Unilateral Refusals to Deal, Vertical Integration, and the Essential Facility Doctrine

45 Pages Posted: 14 Jul 2008

See all articles by Herbert Hovenkamp

Herbert Hovenkamp

University of Pennsylvania Law School; University of Pennsylvania - The Wharton School; University College London

Date Written: July 1, 2008


Where it applies, the essential facility doctrine requires a monopolist to share its "essential facility." Since the only qualifying exclusionary practice is the refusal to share the facility itself, the doctrine comes about as close as antitrust ever does to condemning "no fault" monopolization. There is no independent justification for an essential facility doctrine separate and apart from general Section 2 doctrine governing the vertically integrated monopolist's refusal to deal. In its Trinko decision the Supreme Court placed that doctrine about where it should be. The Court did not categorically reject all unilateral refusal to deal claims, but it placed very strict limits on the doctrine's use, which this paper explores.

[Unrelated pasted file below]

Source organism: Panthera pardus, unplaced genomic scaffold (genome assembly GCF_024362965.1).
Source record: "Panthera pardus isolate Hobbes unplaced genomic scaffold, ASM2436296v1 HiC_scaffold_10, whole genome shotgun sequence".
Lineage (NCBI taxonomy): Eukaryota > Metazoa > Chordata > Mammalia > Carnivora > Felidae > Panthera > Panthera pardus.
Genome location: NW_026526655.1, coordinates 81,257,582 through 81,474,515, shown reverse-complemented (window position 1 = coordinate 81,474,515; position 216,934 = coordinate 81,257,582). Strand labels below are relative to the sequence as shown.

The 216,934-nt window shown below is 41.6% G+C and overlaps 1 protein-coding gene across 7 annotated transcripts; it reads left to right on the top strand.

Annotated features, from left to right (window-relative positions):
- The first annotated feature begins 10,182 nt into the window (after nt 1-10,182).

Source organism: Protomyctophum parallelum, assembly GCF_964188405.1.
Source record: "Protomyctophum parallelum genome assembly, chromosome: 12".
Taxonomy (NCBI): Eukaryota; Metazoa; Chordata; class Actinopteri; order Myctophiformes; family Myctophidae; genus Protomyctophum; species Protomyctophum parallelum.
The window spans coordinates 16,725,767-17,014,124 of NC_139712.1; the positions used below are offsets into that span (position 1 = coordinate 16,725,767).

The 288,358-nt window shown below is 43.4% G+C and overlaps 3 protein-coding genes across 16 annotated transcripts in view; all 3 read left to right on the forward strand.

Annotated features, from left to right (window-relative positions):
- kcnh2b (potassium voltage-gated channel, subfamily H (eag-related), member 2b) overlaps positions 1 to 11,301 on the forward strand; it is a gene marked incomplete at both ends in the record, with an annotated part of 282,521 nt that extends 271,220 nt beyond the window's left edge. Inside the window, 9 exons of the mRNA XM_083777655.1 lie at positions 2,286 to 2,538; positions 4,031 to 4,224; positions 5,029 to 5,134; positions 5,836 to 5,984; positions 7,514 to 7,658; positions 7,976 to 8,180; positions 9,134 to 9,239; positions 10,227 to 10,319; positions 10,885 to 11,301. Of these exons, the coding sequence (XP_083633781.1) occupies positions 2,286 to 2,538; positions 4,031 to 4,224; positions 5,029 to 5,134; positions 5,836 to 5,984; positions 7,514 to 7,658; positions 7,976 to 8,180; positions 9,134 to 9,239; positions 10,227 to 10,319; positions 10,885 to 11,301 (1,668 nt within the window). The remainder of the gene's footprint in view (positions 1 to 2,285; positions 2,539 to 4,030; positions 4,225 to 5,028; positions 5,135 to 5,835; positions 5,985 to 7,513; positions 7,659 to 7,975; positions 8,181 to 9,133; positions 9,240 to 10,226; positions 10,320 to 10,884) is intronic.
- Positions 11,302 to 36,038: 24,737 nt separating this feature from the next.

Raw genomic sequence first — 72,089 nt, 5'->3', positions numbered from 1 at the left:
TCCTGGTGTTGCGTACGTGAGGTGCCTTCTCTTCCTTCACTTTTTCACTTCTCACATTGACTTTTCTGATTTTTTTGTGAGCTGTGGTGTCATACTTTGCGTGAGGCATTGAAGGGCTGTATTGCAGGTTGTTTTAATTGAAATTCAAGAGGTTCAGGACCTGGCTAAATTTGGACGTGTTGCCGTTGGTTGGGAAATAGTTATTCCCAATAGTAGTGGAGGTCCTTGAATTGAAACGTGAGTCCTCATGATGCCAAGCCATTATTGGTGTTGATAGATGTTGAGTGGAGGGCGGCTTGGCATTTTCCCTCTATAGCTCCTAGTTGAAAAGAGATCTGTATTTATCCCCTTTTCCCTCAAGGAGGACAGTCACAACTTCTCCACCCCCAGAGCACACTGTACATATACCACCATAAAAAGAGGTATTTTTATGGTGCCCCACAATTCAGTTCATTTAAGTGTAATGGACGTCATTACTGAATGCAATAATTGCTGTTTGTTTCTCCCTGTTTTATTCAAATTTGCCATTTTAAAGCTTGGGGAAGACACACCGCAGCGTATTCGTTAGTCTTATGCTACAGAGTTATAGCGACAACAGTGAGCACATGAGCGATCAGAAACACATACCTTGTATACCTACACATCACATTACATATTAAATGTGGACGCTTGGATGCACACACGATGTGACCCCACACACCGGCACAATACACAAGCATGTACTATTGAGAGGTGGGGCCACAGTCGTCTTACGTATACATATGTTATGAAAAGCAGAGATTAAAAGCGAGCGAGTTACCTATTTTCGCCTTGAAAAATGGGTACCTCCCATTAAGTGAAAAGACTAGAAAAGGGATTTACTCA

Keywords: Antitrust, Monopoly, Sherman Act, Essential Facility, Vertical Integration

JEL Classification: K0, K2, K21, L40, L41

Suggested Citation

Hovenkamp, Herbert, Unilateral Refusals to Deal, Vertical Integration, and the Essential Facility Doctrine (July 1, 2008). U Iowa Legal Studies Research Paper No. 08-31. Available at SSRN: https://ssrn.com/abstract=1144675 or http://dx.doi.org/10.2139/ssrn.1144675

Herbert Hovenkamp (Contact Author)

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University of Pennsylvania - The Wharton School ( email )

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